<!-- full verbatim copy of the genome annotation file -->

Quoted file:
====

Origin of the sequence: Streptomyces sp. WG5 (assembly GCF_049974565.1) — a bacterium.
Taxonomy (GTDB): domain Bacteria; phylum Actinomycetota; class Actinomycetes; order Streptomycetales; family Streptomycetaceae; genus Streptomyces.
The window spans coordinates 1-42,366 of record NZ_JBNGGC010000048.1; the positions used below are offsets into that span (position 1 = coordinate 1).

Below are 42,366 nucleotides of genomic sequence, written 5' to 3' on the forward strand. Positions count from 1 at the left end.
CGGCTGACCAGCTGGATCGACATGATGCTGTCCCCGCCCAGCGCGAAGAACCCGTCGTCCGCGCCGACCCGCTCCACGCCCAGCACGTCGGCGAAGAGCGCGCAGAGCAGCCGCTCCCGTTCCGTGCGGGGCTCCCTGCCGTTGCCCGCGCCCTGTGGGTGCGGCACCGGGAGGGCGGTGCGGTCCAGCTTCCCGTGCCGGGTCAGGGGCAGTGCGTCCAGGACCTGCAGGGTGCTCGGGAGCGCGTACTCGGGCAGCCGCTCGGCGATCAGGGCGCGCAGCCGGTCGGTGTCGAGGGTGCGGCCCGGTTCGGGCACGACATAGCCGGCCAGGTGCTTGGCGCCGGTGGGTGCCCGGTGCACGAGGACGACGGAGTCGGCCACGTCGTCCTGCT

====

Origin of the sequence: Streptomyces sp. WG5 (assembly GCF_049974565.1) — a bacterium.
Taxonomy (GTDB): domain Bacteria; phylum Actinomycetota; class Actinomycetes; order Streptomycetales; family Streptomycetaceae; genus Streptomyces.
The window spans coordinates 1-42,366 of record NZ_JBNGGC010000048.1; the positions used below are offsets into that span (position 1 = coordinate 1).

Below are 42,366 nucleotides of genomic sequence, written 5' to 3' on the forward strand. Positions count from 1 at the left end.
CGGCTGACCAGCTGGATCGACATGATGCTGTCCCCGCCCAGCGCGAAGAACCCGTCGTCCGCGCCGACCCGCTCCACGCCCAGCACGTCGGCGAAGAGCGCGCAGAGCAGCCGCTCCCGTTCCGTGCGGGGCTCCCTGCCGTTGCCCGCGCCCTGTGGGTGCGGCACCGGGAGGGCGGTGCGGTCCAGCTTCCCGTGCCGGGTCAGGGGCAGTGCGTCCAGGACCTGCAGGGTGCTCGGGAGCGCGTACTCGGGCAGCCGCTCGGCGATCAGGGCGCGCAGCCGGTCGGTGTCGAGGGTGCGGCCCGGTTCGGGCACGACATAGCCGGCCAGGTGCTTGGCGCCGGTGGGTGCCCGGTGCACGAGGACGACGGAGTCGGCCACGTCGTCCTGCT